It sure was nice to see another big avalanche cycle this week. There’s lots of debris across the entire floor and easy to see where it came from, Sluice. The crown line wrapped from the buttress between Right Gully and Sluice across the ice and around toward the Lip, running right over “Lunch Rocks” across the floor and into the bushes below Left Gully. This should serve as a little reminder to anyone hanging out in the floor and thinking they’re not in avalanche terrain. Once you get to the first aid cache, under the current conditions, YOU ARE IN AVALANCHE TERRAIN![singlepic id=862 w=320 h=240 float=right]
Piecing together the cycle it looks like Left Gully ran during the storm, as well as the Lip and Center Bowl. The most recent was Sluice covering much of the debris from the others. Frank and I got up to the crown-line not before getting through some seriously hard old surface, seriously hard. We checked out the far climbers right of Sluice and measured it between 30 and 40 cm deep. If you had plans to get some skiing in near Sluice, the bed surface gets harder the higher you go, and then there’s that hang-fire looming overhead. The good news is that there are some other options that would appeal to a skier or snowboarder today, but light is fading fast and the weather is dropping visibility as well as dropping some snow flakes. Based on increasing winds and a winter like day in store for Saturday you might have missed out, but I’ll leave the details to Jeff……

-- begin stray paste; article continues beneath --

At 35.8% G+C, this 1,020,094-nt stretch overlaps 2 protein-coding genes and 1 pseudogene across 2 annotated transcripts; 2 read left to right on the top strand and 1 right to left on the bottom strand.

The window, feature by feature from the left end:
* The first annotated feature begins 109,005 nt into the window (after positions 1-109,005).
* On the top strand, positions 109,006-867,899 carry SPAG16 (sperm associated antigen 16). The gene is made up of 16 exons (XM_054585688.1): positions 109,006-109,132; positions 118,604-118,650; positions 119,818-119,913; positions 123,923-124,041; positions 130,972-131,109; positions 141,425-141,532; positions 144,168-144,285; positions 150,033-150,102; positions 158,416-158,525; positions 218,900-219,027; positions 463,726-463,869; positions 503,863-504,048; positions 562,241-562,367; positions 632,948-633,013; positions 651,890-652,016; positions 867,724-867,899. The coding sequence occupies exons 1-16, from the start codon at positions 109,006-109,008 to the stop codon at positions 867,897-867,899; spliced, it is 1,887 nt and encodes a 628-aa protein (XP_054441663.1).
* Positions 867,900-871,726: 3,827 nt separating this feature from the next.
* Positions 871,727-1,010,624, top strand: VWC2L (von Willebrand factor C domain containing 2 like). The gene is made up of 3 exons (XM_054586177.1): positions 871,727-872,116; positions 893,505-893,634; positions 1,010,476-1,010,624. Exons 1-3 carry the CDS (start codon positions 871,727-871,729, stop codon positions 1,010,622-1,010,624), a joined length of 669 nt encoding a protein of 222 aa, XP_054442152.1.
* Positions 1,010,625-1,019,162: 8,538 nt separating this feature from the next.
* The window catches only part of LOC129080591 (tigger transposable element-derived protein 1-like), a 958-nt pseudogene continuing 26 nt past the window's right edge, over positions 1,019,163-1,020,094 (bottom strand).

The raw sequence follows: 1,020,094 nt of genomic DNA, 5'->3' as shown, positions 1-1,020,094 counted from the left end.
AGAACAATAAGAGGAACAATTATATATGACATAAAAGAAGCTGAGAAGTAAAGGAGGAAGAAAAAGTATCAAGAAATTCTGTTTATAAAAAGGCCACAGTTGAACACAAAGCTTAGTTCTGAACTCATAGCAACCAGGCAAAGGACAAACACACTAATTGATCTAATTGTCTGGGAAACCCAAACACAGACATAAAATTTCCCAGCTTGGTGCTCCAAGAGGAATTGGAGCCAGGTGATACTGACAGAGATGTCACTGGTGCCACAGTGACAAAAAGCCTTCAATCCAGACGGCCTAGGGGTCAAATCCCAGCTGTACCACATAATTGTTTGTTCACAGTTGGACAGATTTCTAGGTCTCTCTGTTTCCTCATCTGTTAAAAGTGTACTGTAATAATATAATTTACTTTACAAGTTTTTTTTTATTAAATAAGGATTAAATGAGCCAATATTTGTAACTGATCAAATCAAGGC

Looking ahead at the weather for the upcoming first weekend of spring, I’m sorry to say that it won’ t resemble spring much at all. In fact, it won’t even resemble a nice wintery day. “Full winter conditions” are what you can expect for Saturday. Upslope snow showers are a likely scenario for tomorrow. Temperatures will be cold and NW winds will be ramping up to speeds that make it very difficult to simply stand upright. Not only will this make traveling above treeline a challenge, but it will relocate snow from wherever it currently sits to somewhere on the eastern flanks of the mountain.
As far as avalanche danger is concerned, you can expect increased danger ratings tomorrow in Tuckerman and Huntington based on the wind loading that will likely be taking place. If speeds get very strong, there might be some scouring taking place, but I wouldn’t bet my life on it when I can’t see what’s going on above me. On Sunday, clouds will persist but winds will be on the decline, though not reaching too low of speeds. So overall, I would probably not expect to get too far into avalanche terrain this weekend without taking on a good amount of risk. While our forecasts are focused on the Cutler River Drainage, I would also expect increased risk of avalanches tomorrow in many of the other gulfs and ravines around the Presidentials, especially those with a E or S aspect.
One additional note: The Little Headwall and brook leading out of the ravine have improved with the new snow, but they are still not without hazard. Skiers today had a couple close calls where they collapsed the weak snow bridges in the streambed. [singlepic id=871 w=320 h=240 float=center]